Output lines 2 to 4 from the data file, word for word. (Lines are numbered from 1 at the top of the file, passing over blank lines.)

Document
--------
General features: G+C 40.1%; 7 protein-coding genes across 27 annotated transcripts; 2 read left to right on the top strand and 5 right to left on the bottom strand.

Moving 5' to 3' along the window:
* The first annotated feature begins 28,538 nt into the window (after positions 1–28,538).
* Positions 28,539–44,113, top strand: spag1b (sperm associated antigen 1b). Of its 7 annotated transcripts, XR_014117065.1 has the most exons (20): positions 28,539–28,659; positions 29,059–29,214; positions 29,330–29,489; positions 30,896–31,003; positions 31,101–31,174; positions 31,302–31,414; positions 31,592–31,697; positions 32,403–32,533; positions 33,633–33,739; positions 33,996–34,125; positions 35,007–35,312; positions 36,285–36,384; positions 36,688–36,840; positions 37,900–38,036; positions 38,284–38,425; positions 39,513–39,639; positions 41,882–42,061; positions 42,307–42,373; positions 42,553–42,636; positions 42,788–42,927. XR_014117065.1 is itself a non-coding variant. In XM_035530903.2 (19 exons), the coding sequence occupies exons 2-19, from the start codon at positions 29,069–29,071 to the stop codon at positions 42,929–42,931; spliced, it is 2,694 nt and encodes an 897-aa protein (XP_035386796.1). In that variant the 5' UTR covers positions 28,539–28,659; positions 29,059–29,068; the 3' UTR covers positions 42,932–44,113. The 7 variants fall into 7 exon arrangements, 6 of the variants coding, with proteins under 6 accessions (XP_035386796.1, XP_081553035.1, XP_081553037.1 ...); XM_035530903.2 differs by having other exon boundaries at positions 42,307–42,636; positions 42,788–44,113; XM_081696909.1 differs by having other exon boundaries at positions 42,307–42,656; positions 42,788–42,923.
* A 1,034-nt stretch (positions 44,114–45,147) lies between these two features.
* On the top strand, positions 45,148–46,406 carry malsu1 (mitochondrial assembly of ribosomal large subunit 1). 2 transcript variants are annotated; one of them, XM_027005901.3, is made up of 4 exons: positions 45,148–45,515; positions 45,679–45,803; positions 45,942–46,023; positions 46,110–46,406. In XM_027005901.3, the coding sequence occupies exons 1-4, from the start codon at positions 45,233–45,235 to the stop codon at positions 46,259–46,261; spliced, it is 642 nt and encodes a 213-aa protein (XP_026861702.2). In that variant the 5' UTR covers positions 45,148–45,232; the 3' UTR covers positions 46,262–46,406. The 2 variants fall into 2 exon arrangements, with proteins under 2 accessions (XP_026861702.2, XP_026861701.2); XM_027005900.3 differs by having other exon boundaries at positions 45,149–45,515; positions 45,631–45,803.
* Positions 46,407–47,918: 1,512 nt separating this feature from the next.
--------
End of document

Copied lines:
Moving 5' to 3' along the window:
* The first annotated feature begins 28,538 nt into the window (after positions 1–28,538).
* Positions 28,539–44,113, top strand: spag1b (sperm associated antigen 1b). Of its 7 annotated transcripts, XR_014117065.1 has the most exons (20): positions 28,539–28,659; positions 29,059–29,214; positions 29,330–29,489; positions 30,896–31,003; positions 31,101–31,174; positions 31,302–31,414; positions 31,592–31,697; positions 32,403–32,533; positions 33,633–33,739; positions 33,996–34,125; positions 35,007–35,312; positions 36,285–36,384; positions 36,688–36,840; positions 37,900–38,036; positions 38,284–38,425; positions 39,513–39,639; positions 41,882–42,061; positions 42,307–42,373; positions 42,553–42,636; positions 42,788–42,927. XR_014117065.1 is itself a non-coding variant. In XM_035530903.2 (19 exons), the coding sequence occupies exons 2-19, from the start codon at positions 29,069–29,071 to the stop codon at positions 42,929–42,931; spliced, it is 2,694 nt and encodes an 897-aa protein (XP_035386796.1). In that variant the 5' UTR covers positions 28,539–28,659; positions 29,059–29,068; the 3' UTR covers positions 42,932–44,113. The 7 variants fall into 7 exon arrangements, 6 of the variants coding, with proteins under 6 accessions (XP_035386796.1, XP_081553035.1, XP_081553037.1 ...); XM_035530903.2 differs by having other exon boundaries at positions 42,307–42,636; positions 42,788–44,113; XM_081696909.1 differs by having other exon boundaries at positions 42,307–42,656; positions 42,788–42,923.